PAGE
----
Ultra-religious men curse, boo egalitarian minyan at the Wall

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NEW YORK — An egalitarian minyan praying at the Western Wall in the early hours of Shavuot was verbally and physically attacked by ultra-religious men and boys, according to members of the prayer group.

The minyan comprised about 50 men and women, some of whom attend the Conservative and Reform movements' rabbinical seminaries in Jerusalem. They had studied throughout the night, as is customary on Shavuot.

Before dawn last Friday, they joined thousands of other Jews in walking from other parts of Jerusalem to the Wall. The pilgrimage is traditional on Shavuot, one of three holidays on which Jews used to visit the Temple.

Members of the egalitarian minyan began praying shortly after 5 a.m. in the rear right-hand corner of the plaza that fronts the wall, near the flagpoles that stand at the back.

"A few guys in tallitot stood in the front so that others could not see the women in our minyan [wearing] tallitot and kippot, and to prevent any possible problems," wrote Jewish Theological Seminary rabbinical student David Lerner, who is spending this year in Jerusalem, in an e-mail report of the incident.

Lerner has participated in many egalitarian prayer groups near the Wall in recent years, he explained. But even on Yom Kippur, the worst thing that occurred was a bout of heckling.

As they finished the morning prayer on Shavuot, the minyan swelled to about 125 people, and as they continued by reading the Book of Ruth, most of the participants sat down.

"Then others could see into our circle, and that's when the trouble began," Lerner reported.

A group of ultra-religious boys came up to the group and began making noises, said Lerner, who engaged some of the harassers in a discussion about halachic sources he believes justify women's place in a prayer quorum.

Lerner reported that charedi (ultra-religious) men soon approached and began cursing and shouting at the egalitarian minyan, booing and yelling and calling members of the mixed group "sinners."

"The charedim formed a wall and began pushing against us. I was pushed [and] punched back several times. One charedi even tried to infiltrate our circle to steal our Sefer Torah [scroll]!" he said.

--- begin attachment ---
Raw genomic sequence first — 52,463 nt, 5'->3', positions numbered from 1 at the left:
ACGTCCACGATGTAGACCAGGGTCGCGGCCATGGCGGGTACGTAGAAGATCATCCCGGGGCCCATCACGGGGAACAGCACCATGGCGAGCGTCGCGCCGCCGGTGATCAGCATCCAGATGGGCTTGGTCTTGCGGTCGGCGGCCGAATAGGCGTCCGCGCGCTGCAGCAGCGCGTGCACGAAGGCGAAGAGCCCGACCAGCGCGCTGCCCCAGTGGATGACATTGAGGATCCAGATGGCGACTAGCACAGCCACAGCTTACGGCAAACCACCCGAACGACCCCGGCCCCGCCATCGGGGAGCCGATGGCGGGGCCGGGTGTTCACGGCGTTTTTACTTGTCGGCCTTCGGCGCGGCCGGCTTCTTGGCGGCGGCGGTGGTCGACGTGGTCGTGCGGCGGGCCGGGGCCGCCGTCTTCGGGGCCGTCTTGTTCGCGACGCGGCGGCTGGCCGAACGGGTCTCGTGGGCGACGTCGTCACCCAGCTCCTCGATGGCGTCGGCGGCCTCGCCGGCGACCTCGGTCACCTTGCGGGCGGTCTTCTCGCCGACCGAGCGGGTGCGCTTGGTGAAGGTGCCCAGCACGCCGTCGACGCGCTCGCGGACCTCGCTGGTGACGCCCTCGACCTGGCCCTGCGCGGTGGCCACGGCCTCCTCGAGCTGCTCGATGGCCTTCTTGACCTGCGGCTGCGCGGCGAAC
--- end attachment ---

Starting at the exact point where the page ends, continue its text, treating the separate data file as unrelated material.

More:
Lerner appealed to border police who were guarding the entrance to the Wall. The officers demurred, saying it was not their jurisdiction. Lerner then went to the nearby police station, which sent out a junior officer, who called for backup.

"We continued the Torah reading under guard and continued shouts. It was pretty rough," Lerner said.

Then Lerner saw the charedim charging the police.

"A wall of police and soldiers formed around us and we felt more protected." But group members felt themselves to be "the object of even more hate," he recalled.

An Orthodox woman who was in a prayer group immediately next to the egalitarian minyan approached the charedi men, asking them to be quiet, because they were disturbing other prayers besides those of the mixed group.

"The charedim spat all over this woman. They just spat on her," Lerner reported.

As Lerner read the haftorah in the egalitarian minyan, he was hit by a rock thrown by one of the charedi men.

"The police were having trouble holding back the charedim and just wanted to get us out of there safely," so the minyan quickly concluded its prayers, he recalled.

"Many people in the group were understandably angry. I was not. I just felt sad for the Jewish people — we are so far away from redemption, unity and peace," Lerner recalled.

A spokesman for Agudath Israel of America, an organization representing the interests of the ultra-religious community, had no comment on the matter.

Rabbi Ismar Schorsch, chancellor of the Jewish Theological Seminary, said of the incident, "The Wall, like the Land of Israel, belongs to all Jews, not just to one sect within Judaism.

"It is obvious to anyone of good will that the diversity of modern Judaism will someday have to become a reality in the state of Israel."